Great Northern Fairgoers this year have a chance to see a slightly different model of stingray than the Chevrolet Corvettes they may see cruising the streets from time to time, a model brought in from beyond the East Coast.
Sealife Encounters of America is displaying six Atlantic stingrays at the fair, a popular exhibit in its first day, Wednesday.
“It’s funny, ” Carol Anne White, 4, said while touching one of the aquatic animals in the display. “It feels weird. ”
She said as she was leaving she liked the exhibit, and when asked how the animals felt, she said, “Bumpy. ”
Sarah White, her mother, said she also enjoyed the exhibit,
“I love it, ” she said. “We don’t have a lot of zoos, activities, in Montana for kids like this. They like to be able to experience this. ”
The display was started by Joe Culver eight years ago and has become a popular exhibit around the country. The company has displayed the animals at amusement parks, exhibits and shows as well as fairs ranging from the Great Northern to the San Diego County Fair in California, and the Texas State Fair in Dallas to the Bangor State Fair in Bangor, Maine. Its website says a half-million people have seen the animals on display in the company’s eight years.
That includes 35,000 guests in 10 days at the Western Idaho Fair in Boise, Idaho, and 18,000 in 10 days at the Houston Boat Show.
Attendant Annette Dirks, watching the display and answering guests’ questions about the stingrays, said the show has been in almost every state.
She said the animals are quite safe.
“They are very docile. They usually lie on the bottom in the ocean, ” Dirks said. “They’re only aggressive if you step on them. ”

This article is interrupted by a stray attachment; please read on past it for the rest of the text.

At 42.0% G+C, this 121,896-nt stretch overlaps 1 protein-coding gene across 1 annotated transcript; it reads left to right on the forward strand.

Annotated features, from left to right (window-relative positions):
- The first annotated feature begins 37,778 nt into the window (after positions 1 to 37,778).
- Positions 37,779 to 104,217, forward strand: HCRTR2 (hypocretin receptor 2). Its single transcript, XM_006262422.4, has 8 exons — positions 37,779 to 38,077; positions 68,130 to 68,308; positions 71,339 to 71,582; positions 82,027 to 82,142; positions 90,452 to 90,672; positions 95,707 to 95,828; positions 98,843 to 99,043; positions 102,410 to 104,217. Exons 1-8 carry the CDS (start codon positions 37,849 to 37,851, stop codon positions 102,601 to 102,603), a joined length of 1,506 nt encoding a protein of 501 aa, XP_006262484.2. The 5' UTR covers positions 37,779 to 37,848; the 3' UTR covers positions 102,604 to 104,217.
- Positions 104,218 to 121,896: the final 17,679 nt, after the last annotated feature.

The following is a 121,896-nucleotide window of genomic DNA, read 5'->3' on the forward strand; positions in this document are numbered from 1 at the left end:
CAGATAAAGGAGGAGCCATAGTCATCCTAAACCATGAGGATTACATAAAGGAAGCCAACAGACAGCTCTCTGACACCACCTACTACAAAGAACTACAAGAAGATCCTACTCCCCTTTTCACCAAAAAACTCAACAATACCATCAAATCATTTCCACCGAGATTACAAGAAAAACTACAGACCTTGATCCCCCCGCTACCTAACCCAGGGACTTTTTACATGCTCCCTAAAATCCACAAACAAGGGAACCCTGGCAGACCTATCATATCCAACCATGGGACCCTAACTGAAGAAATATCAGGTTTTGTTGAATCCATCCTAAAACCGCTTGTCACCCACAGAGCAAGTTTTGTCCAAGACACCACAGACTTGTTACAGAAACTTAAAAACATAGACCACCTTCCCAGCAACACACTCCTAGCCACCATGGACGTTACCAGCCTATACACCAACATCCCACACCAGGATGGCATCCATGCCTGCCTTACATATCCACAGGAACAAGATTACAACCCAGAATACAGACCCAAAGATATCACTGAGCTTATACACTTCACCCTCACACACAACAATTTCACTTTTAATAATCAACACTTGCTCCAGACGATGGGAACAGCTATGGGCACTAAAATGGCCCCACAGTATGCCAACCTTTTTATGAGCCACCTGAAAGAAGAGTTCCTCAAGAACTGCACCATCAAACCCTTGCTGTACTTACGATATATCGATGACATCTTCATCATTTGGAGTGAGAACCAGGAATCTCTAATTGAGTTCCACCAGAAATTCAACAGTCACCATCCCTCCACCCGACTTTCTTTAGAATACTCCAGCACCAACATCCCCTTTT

The animals received notoriety in 2006 when Australian television personality Steve “Crocodile Hunter” Irwin died after a stingray barb punctured his heart while he was filming a documentary.
Dirks said his death was a rarity. Aside from the animals’ docility, this stingray’s barb passing through his ribs and puncturing his heart was a fluke, when it just as easily could have given him a painful but non-fatal cut on the arm or some other part of his body.
Stingrays have ribbed barbs, which can cause painful punctures and cuts, and their sting is toxic though not fatal. Dirks said soap and water will remove the toxin if someone is stung.
The Sealife Encounters website says the animals on display have had their defensive barb removed, which does not harm the animal and the barb grows back.
Dirks said the animals in the exhibit, fairly young stingrays, will be kept about a year then released back into to the wild or given to aquariums.
The animals in the display are about 10-inches to 14-inches wide, wingtip to wingtip, but Dirks said they can grow to be 30- to 40-inches wide. The Atlantic stingray can live to about 15.
Other stingrays grow to be much larger, and a relative, the manta ray, can grow to be 20-feet across and 25-feet long.
Along with the tank — which includes sand in the bottom under which the rays sometimes bury themselves — the Sealife Encounters display includes a video that talks about the stingrays, signs giving more information about the animals or talking about how to safely approach them in the display or in the wild, and an example of a large stinger and a pair of cowboy boots made from stingray hide.
The tank also has a spot in the back labeled as a rest area. Dirks said the animals learn that if they don’t want to be touched, they can move to that spot and be left alone.
Dirks said the main work in caring for the animals is making sure the temperature stays in the proper range and that the saltiness of the water is maintained.
She said the display is popular wherever they take it.
“Our exhibit is educational, and a lot of people don’t have the opportunity … to see aquatic life, ” Dirks said.
Ryan Rowlatt, 9, said he had never touched a stingray before.
“They were cool …, ” he said. “The sides were really soft, and down the middle was pokey. ”
Ciara Donovan, 17, also enjoyed the exhibit.
“I wasn’t expecting it, ” she said.